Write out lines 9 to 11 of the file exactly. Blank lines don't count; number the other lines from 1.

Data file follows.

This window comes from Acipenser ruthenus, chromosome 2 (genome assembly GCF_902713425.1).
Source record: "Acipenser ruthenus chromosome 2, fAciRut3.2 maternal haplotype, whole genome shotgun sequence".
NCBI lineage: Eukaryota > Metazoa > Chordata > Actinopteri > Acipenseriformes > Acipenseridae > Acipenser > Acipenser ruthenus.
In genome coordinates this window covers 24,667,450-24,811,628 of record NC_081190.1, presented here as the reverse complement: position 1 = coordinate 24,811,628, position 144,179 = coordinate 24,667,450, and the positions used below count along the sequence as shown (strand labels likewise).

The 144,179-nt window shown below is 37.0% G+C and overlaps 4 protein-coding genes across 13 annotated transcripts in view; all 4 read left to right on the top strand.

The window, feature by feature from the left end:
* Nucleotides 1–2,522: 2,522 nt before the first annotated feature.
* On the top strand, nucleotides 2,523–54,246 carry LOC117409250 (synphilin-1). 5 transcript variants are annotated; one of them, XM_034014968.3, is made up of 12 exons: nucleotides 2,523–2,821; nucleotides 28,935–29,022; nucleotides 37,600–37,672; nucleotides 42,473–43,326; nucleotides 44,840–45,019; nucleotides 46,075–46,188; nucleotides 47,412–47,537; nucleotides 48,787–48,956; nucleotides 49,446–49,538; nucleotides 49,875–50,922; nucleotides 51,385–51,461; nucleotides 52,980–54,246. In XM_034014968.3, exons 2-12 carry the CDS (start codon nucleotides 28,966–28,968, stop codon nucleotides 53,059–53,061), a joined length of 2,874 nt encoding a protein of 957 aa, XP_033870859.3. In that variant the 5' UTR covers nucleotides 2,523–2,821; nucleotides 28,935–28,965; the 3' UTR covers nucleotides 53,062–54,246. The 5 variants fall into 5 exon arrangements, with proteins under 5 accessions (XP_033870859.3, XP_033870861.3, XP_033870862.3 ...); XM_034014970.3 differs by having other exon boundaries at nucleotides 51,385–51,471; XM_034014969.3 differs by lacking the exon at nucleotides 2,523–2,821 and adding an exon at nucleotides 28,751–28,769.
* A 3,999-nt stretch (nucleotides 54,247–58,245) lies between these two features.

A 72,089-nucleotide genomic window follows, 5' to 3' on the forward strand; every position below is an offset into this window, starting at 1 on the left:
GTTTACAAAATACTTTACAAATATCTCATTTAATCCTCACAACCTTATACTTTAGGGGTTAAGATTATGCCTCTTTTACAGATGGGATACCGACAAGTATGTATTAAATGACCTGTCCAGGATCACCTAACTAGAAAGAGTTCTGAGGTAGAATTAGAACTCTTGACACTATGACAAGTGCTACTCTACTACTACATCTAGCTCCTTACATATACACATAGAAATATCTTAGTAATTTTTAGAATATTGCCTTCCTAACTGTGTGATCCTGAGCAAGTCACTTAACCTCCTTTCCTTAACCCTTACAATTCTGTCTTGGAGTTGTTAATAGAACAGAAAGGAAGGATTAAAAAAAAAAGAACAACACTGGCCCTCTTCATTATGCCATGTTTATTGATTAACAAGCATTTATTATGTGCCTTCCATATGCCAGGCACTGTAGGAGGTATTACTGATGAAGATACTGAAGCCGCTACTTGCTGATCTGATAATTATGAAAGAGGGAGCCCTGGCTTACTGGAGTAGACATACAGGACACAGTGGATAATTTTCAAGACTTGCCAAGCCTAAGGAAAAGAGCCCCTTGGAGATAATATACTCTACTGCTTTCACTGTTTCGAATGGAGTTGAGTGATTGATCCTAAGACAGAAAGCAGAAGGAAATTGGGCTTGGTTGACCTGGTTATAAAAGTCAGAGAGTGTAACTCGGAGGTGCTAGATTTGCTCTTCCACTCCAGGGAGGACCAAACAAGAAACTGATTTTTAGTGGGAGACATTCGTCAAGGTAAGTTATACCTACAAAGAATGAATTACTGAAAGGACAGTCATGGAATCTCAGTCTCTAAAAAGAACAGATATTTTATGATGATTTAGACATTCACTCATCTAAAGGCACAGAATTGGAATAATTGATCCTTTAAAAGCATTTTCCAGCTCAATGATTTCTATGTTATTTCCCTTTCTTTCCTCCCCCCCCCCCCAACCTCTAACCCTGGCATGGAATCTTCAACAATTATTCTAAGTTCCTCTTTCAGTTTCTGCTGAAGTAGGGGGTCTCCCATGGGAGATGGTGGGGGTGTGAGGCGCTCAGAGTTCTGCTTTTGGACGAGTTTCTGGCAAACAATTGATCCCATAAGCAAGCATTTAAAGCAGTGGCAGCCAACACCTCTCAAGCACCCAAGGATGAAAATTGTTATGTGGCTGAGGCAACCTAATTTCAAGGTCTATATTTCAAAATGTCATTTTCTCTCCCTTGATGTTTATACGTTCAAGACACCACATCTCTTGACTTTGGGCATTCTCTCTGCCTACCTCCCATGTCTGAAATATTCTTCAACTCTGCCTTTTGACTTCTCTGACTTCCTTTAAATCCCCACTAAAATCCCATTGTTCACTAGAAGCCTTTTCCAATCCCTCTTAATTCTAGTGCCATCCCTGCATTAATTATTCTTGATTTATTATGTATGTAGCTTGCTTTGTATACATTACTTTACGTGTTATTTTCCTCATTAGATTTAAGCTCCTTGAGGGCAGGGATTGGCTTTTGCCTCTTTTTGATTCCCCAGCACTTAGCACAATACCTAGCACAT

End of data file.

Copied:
* A 3,999-nt stretch (nucleotides 54,247–58,245) lies between these two features.

A 72,089-nucleotide genomic window follows, 5' to 3' on the forward strand; every position below is an offset into this window, starting at 1 on the left:
GTTTACAAAATACTTTACAAATATCTCATTTAATCCTCACAACCTTATACTTTAGGGGTTAAGATTATGCCTCTTTTACAGATGGGATACCGACAAGTATGTATTAAATGACCTGTCCAGGATCACCTAACTAGAAAGAGTTCTGAGGTAGAATTAGAACTCTTGACACTATGACAAGTGCTACTCTACTACTACATCTAGCTCCTTACATATACACATAGAAATATCTTAGTAATTTTTAGAATATTGCCTTCCTAACTGTGTGATCCTGAGCAAGTCACTTAACCTCCTTTCCTTAACCCTTACAATTCTGTCTTGGAGTTGTTAATAGAACAGAAAGGAAGGATTAAAAAAAAAAGAACAACACTGGCCCTCTTCATTATGCCATGTTTATTGATTAACAAGCATTTATTATGTGCCTTCCATATGCCAGGCACTGTAGGAGGTATTACTGATGAAGATACTGAAGCCGCTACTTGCTGATCTGATAATTATGAAAGAGGGAGCCCTGGCTTACTGGAGTAGACATACAGGACACAGTGGATAATTTTCAAGACTTGCCAAGCCTAAGGAAAAGAGCCCCTTGGAGATAATATACTCTACTGCTTTCACTGTTTCGAATGGAGTTGAGTGATTGATCCTAAGACAGAAAGCAGAAGGAAATTGGGCTTGGTTGACCTGGTTATAAAAGTCAGAGAGTGTAACTCGGAGGTGCTAGATTTGCTCTTCCACTCCAGGGAGGACCAAACAAGAAACTGATTTTTAGTGGGAGACATTCGTCAAGGTAAGTTATACCTACAAAGAATGAATTACTGAAAGGACAGTCATGGAATCTCAGTCTCTAAAAAGAACAGATATTTTATGATGATTTAGACATTCACTCATCTAAAGGCACAGAATTGGAATAATTGATCCTTTAAAAGCATTTTCCAGCTCAATGATTTCTATGTTATTTCCCTTTCTTTCCTCCCCCCCCCCCCAACCTCTAACCCTGGCATGGAATCTTCAACAATTATTCTAAGTTCCTCTTTCAGTTTCTGCTGAAGTAGGGGGTCTCCCATGGGAGATGGTGGGGGTGTGAGGCGCTCAGAGTTCTGCTTTTGGACGAGTTTCTGGCAAACAATTGATCCCATAAGCAAGCATTTAAAGCAGTGGCAGCCAACACCTCTCAAGCACCCAAGGATGAAAATTGTTATGTGGCTGAGGCAACCTAATTTCAAGGTCTATATTTCAAAATGTCATTTTCTCTCCCTTGATGTTTATACGTTCAAGACACCACATCTCTTGACTTTGGGCATTCTCTCTGCCTACCTCCCATGTCTGAAATATTCTTCAACTCTGCCTTTTGACTTCTCTGACTTCCTTTAAATCCCCACTAAAATCCCATTGTTCACTAGAAGCCTTTTCCAATCCCTCTTAATTCTAGTGCCATCCCTGCATTAATTATTCTTGATTTATTATGTATGTAGCTTGCTTTGTATACATTACTTTACGTGTTATTTTCCTCATTAGATTTAAGCTCCTTGAGGGCAGGGATTGGCTTTTGCCTCTTTTTGATTCCCCAGCACTTAGCACAATACCTAGCACAT